AARP Urging Governor to Propose Caregiver Tax Credit
ALBANY, N.Y. –About 2.5 million family caregivers provided an estimated 2.1 billion hours of unpaid care – worth a staggering $31 billion – to their parents, spouses, partners, and friends across New York State in 2017, according to state data available in the latest report of AARP’s Valuing the Invaluable series.
The complexity of family caregiving increases as medical and nursing tasks continue to enter the home, and family demographics change amidst an aging population.
AARP is fighting to support family caregivers and the older family and friends who count on them.
AARP New York is urging Governor Andrew Cuomo to propose as part of his next state budget a state caregiver tax credit, which would help offset the nearly $7,000 family caregivers spend on average each year to care for loved ones.
“Family caregivers are the backbone of our long-term care system,” said AARP New York State Director Beth Finkel. “This report shows just how critical their contributions are. We need to support them so they can continue to provide care for our loved ones.
“A modest tax credit for middle class family caregivers would save all New York taxpayers money in the long run by keeping older adults from nursing homes and other taxpayer-funded institutions,” Finkel added. “Supporting our family caregivers will become even more important as our population ages, leaving fewer caregivers to care for more frail elderly.”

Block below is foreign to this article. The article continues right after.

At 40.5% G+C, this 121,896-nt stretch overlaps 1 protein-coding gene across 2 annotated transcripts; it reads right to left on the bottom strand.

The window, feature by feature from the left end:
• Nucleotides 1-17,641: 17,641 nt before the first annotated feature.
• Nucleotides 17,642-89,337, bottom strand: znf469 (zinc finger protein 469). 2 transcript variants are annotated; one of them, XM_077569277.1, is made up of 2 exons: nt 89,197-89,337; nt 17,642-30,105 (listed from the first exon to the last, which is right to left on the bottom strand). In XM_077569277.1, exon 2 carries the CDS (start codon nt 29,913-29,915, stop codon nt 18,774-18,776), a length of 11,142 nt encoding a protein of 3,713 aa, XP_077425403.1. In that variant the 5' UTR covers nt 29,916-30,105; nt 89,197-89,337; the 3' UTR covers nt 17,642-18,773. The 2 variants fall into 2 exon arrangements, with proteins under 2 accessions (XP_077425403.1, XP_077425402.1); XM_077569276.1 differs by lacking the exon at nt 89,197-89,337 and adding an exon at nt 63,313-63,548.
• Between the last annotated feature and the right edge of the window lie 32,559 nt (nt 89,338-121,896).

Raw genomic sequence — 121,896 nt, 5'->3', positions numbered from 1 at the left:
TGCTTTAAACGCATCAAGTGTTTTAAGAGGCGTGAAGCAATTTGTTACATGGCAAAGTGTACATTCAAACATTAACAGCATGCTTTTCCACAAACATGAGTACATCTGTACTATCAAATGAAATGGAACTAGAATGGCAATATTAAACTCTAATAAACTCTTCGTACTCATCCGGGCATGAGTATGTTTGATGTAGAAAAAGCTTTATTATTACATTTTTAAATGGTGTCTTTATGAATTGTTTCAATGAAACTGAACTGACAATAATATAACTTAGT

Already in 2019, AARP New York helped family caregivers by successfully advocating for an historic $15 million increase in state funding for in-home services for the elderly such as home-delivered meals, transportation to medical appointments and assistance with daily activities.
In 2020, AARP will continue to fight for commonsense solutions to give family caregivers more support, help at home, training and more. Those solutions include:
· Creating a caregiver tax credit, which would provide up to 50% of eligible caregiving expenses, up to $3,500
· Working to ensure protections under the 2015 CARE Act are fully realized. The CARE Act allows hospital patients to designate a family caregiver and requires hospitals to provide those caregivers with demonstration and instruction in post-hospital care.
· Continued funding for in-home services for the elderly.
· Expanding telehealth—digital information and communication technologies, like computers and mobile devices – that help family caregivers manage their own or their loved one’s health
The full report will be available on November 14 and will include national figures, trends in family caregiving, and policy recommendations.
To review state figures and the methodology, visit: www.aarp.org/valuing.
Resources and information on family caregiving, including AARP’s Prepare to Care Guides, are available at www.aarp.org/caregiving.